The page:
Ashes SmashersDave Wilson |
We all have them – favourite Ashes matches that went down to the wire. The most recent would include Monty’s last stand in Cardiff 2009 and Edgbaston 2005, while more mature readers might remember the Boxing Day Test of 1982. Prior to that, we’re relying on the prose of the game’s great writers to evoke the magic of memorable Ashes contests past.
Recently I’ve been working on a method of assessing individual match impact based on the diffferential in win probability before and after a particular event, but it occurred to me that it could also be used to highlight close contests in a much quicker and objective manner than having to pore through all of the match reports from 1877 onwards.
Close encounters of the first kind
There are a number of ways to assess how close two teams were in a particular match, and the first method I tried was to count the number of times during the match the win probability of both teams was close enough to be almost equal. The closest Ashes encounters when measured in this way turned out to be the following (click on the match result to see the scorecard):-
England beat Australia by 12 runs, 26 Dec 1998
England, two down to Mark Taylor’s team and coming off a 205-run defeat in Adelaide, were bowled to an an amazing 12-run victory by Dean Headley in the Boxing Day Test. Australia, 70 runs ahead on first innings, had required just 175 to win – Wisden described it as “a superb Test”.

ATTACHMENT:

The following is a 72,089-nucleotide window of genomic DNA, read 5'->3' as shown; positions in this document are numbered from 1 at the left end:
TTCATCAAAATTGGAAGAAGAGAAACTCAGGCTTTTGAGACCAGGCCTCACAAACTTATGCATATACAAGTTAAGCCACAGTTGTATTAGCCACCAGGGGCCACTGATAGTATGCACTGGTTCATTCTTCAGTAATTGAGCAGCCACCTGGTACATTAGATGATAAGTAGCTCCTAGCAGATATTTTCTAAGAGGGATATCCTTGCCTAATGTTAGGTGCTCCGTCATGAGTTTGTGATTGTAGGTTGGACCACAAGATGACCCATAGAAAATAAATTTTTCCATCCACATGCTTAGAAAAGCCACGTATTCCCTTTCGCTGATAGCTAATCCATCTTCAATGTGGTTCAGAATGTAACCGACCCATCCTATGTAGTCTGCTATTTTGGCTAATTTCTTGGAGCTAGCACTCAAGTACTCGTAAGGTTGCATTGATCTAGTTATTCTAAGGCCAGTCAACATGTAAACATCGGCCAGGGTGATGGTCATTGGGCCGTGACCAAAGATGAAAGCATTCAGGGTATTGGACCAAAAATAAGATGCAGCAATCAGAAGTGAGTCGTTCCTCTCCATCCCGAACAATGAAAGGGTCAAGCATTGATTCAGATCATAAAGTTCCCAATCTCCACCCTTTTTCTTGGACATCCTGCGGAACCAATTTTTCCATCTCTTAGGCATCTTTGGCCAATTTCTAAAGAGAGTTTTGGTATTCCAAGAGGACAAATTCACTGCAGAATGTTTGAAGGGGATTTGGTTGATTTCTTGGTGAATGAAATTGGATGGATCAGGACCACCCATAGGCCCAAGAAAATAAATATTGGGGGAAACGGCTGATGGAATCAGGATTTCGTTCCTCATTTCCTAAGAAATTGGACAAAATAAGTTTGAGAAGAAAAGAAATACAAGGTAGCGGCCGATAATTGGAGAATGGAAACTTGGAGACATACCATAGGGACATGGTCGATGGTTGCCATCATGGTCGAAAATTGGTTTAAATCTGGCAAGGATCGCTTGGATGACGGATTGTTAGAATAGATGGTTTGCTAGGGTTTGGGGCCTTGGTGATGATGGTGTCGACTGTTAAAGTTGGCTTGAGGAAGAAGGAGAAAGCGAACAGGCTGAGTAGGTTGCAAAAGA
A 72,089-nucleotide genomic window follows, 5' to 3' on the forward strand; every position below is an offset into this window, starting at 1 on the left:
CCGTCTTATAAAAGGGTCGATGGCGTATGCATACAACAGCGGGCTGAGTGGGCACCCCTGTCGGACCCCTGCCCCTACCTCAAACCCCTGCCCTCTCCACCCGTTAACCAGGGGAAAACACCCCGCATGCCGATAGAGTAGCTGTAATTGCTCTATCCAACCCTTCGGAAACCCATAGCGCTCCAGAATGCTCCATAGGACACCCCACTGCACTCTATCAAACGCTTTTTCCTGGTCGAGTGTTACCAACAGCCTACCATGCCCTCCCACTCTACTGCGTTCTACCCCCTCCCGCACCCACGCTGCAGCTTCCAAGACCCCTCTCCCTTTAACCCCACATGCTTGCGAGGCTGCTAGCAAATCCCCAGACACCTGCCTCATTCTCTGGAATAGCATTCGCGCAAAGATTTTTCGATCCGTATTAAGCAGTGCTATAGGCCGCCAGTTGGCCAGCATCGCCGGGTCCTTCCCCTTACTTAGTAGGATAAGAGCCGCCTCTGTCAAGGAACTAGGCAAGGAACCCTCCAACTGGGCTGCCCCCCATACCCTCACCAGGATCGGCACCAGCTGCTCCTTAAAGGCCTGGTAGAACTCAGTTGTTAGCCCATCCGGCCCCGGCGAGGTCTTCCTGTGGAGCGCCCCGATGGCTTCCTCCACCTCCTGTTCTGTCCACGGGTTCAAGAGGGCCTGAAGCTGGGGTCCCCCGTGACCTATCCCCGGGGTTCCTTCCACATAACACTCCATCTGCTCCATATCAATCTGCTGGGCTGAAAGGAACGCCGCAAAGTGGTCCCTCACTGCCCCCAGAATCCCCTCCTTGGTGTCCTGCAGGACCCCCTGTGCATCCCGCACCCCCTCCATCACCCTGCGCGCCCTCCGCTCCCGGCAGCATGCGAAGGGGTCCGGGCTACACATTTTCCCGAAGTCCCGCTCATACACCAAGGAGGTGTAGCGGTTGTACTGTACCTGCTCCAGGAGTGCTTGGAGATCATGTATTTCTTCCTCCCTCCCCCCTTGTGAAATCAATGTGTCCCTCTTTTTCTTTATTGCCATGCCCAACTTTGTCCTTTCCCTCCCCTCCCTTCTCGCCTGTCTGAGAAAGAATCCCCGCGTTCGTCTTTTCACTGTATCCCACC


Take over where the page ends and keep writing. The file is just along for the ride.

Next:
England beat Australia by one wicket, 1 Jan 1908
In Jack Hobbs’ debut England were 116 to the good on first innings totals, but in the end scraped home by just one wicket. They were saved by the performance of the great SF Barnes, though surprisingly it was his deeds with the bat which saved England on this occasion – his 38 not out saw England home. However if Hazlitt had hit the stumps on the winning run cricket would have had its first tie.
England drew with Australia, 1 Jul 1993
Coming in to this Test England had lost seven in succession, including the first of the series by an innings. At the end of the third day England were four second innings wickets down and only 60 runs to the good, an eighth conscutive loss seeming the most likely result. But centuries from Gooch and debutant Thorpe allowed England to declare on 422 and, with Australia at 115/6 at tea it was, as Wisden opined, “England who felt cheated out of victory”.